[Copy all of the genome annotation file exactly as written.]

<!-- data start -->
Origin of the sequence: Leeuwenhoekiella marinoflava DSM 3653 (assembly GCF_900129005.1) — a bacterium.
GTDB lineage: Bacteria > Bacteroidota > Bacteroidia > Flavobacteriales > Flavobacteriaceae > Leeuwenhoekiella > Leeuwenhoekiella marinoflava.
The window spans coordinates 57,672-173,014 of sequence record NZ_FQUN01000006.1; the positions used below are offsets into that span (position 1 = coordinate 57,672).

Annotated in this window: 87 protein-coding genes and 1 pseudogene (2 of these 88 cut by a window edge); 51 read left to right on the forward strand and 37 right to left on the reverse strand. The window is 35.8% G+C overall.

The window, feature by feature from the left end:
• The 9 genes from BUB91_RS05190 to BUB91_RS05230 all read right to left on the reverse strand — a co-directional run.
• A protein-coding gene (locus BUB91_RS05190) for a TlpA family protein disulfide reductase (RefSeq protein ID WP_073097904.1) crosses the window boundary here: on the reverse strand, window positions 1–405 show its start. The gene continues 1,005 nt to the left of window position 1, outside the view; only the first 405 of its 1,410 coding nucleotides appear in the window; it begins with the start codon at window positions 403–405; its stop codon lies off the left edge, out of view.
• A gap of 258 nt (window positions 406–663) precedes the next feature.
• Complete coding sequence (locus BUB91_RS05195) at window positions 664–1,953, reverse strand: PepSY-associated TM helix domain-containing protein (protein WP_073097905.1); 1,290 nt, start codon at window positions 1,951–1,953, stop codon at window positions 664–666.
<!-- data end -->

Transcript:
Origin of the sequence: Leeuwenhoekiella marinoflava DSM 3653 (assembly GCF_900129005.1) — a bacterium.
GTDB lineage: Bacteria > Bacteroidota > Bacteroidia > Flavobacteriales > Flavobacteriaceae > Leeuwenhoekiella > Leeuwenhoekiella marinoflava.
The window spans coordinates 57,672-173,014 of sequence record NZ_FQUN01000006.1; the positions used below are offsets into that span (position 1 = coordinate 57,672).

Annotated in this window: 87 protein-coding genes and 1 pseudogene (2 of these 88 cut by a window edge); 51 read left to right on the forward strand and 37 right to left on the reverse strand. The window is 35.8% G+C overall.

The window, feature by feature from the left end:
• The 9 genes from BUB91_RS05190 to BUB91_RS05230 all read right to left on the reverse strand — a co-directional run.
• A protein-coding gene (locus BUB91_RS05190) for a TlpA family protein disulfide reductase (RefSeq protein ID WP_073097904.1) crosses the window boundary here: on the reverse strand, window positions 1–405 show its start. The gene continues 1,005 nt to the left of window position 1, outside the view; only the first 405 of its 1,410 coding nucleotides appear in the window; it begins with the start codon at window positions 403–405; its stop codon lies off the left edge, out of view.
• A gap of 258 nt (window positions 406–663) precedes the next feature.
• Complete coding sequence (locus BUB91_RS05195) at window positions 664–1,953, reverse strand: PepSY-associated TM helix domain-containing protein (protein WP_073097905.1); 1,290 nt, start codon at window positions 1,951–1,953, stop codon at window positions 664–666.